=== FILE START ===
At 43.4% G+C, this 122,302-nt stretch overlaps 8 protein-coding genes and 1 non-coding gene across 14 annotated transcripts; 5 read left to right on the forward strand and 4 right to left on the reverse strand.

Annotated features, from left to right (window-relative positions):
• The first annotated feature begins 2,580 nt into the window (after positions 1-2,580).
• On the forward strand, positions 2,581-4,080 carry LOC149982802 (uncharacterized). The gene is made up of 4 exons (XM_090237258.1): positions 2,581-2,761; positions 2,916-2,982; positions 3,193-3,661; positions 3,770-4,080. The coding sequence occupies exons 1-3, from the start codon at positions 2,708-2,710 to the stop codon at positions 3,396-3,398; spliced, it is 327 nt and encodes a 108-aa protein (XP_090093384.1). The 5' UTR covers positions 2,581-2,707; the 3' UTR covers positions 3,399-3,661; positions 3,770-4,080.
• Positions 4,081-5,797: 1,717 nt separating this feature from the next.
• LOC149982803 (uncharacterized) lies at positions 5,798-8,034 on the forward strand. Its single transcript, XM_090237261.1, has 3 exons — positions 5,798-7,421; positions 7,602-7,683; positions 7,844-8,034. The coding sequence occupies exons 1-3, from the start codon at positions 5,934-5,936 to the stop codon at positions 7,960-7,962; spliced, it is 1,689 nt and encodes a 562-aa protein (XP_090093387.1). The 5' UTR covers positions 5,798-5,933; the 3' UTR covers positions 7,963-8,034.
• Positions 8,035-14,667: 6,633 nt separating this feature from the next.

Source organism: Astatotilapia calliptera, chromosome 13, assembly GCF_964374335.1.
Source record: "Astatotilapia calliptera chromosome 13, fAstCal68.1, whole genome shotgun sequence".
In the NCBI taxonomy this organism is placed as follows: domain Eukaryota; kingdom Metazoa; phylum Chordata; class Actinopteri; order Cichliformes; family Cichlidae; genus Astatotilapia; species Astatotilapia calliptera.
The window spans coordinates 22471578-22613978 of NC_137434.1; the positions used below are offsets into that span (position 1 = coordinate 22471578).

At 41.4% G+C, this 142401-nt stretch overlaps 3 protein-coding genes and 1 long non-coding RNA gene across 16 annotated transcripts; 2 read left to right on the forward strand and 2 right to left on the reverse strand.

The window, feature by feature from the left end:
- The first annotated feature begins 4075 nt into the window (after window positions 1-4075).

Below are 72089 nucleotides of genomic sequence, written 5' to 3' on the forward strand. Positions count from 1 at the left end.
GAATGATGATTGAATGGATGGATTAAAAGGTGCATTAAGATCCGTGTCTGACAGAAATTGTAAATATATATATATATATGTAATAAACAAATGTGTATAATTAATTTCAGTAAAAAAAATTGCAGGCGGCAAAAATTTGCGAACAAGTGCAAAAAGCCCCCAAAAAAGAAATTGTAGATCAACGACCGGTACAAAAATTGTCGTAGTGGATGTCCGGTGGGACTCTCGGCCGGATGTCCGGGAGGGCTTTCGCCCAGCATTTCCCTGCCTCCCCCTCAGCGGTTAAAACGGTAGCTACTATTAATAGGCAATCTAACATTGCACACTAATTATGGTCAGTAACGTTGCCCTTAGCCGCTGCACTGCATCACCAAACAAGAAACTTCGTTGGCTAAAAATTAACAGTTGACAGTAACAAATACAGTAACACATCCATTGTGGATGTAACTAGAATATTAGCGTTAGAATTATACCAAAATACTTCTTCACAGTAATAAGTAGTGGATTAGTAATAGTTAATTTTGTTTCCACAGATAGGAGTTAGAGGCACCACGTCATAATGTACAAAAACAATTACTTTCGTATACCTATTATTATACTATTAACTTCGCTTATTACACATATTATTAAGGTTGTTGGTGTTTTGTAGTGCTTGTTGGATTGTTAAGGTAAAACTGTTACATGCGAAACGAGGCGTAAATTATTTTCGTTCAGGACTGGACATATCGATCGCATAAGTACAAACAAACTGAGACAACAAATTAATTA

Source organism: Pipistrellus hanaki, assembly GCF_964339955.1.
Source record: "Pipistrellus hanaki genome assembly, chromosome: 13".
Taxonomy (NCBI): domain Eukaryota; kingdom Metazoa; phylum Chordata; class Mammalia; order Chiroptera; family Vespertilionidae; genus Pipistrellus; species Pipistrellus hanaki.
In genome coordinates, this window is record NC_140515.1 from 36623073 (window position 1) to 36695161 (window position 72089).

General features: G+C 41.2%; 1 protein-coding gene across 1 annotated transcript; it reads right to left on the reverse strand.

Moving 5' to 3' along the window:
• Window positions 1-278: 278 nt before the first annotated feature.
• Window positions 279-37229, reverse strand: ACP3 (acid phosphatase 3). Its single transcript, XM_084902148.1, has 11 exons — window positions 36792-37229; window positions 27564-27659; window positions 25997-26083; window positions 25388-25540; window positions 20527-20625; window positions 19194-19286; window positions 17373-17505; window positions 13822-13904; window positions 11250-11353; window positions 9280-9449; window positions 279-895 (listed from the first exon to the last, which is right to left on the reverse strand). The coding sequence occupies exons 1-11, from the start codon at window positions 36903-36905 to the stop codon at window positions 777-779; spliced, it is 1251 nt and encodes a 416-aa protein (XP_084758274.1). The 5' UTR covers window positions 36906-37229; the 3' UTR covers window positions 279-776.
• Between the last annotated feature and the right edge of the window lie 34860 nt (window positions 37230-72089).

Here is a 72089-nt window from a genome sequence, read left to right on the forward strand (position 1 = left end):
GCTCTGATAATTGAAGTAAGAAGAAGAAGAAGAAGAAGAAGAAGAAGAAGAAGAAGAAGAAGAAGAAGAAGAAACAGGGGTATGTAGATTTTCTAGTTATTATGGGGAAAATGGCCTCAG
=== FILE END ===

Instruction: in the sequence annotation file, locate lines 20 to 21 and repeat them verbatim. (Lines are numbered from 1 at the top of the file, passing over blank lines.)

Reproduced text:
In genome coordinates, this window is record NC_140515.1 from 36623073 (window position 1) to 36695161 (window position 72089).

General features: G+C 41.2%; 1 protein-coding gene across 1 annotated transcript; it reads right to left on the reverse strand.